With the ordinance no. 29505/2021, the Court of Cassation affirmed the following principle: in the event that the electricity consumption recorded in the three-year period is low, the municipal administration may disregard the facilitation provided for by art. 8 of Legislative Decree 504/1992 for the main residence.
As we know, by main residence we mean the real estate unit in which the person lives and habitually resides.
The article in question recognizes a deduction of 50% for buildings declared uninhabitable or uninhabitable and in fact not used, albeit limited to the period of the year during which these conditions exist.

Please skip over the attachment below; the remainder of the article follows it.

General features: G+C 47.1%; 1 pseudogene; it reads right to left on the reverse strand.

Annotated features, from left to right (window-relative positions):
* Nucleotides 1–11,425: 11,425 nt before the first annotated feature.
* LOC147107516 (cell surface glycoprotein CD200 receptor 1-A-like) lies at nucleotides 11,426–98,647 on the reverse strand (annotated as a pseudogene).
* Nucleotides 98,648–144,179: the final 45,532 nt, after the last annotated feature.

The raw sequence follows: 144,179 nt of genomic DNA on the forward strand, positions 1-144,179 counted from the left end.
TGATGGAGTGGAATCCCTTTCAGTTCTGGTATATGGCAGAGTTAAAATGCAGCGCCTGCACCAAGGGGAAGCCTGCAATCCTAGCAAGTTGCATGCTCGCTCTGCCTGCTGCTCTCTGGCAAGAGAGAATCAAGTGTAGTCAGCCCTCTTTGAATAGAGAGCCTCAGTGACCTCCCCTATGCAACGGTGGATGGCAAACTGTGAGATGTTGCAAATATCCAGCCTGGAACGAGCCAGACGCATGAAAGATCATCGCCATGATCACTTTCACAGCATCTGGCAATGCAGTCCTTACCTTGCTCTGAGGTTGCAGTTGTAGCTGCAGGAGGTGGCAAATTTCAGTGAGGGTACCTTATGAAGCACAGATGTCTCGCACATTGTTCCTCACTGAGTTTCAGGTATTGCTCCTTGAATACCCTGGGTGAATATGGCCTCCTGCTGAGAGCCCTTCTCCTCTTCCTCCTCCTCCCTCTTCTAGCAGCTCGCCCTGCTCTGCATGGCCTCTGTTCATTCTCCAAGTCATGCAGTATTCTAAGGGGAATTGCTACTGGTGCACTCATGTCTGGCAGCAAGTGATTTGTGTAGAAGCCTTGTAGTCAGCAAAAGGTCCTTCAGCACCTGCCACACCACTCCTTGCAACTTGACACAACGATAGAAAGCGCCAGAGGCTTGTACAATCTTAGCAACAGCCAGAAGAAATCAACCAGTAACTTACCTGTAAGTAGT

Why did the Supreme Court decide to do so?
This explains the mystery: the low consumption of electricity recorded over a suitable period of time (three years) would constitute a valid source of evidence suitable for denying the presumption of habitual residence in the place of residence.
Translating from the legalese into a human language: if you consume little, isn't it that maybe you don't live in that house? And if you don't live there, you are not entitled to first home benefits, of course. All clear?
Furthermore, the exemption does not apply if the property is registered as an office or study. The proof of low consumption, however, represents a simple and not an absolute presumption: this means that the taxpayer may well offer proof to the contrary.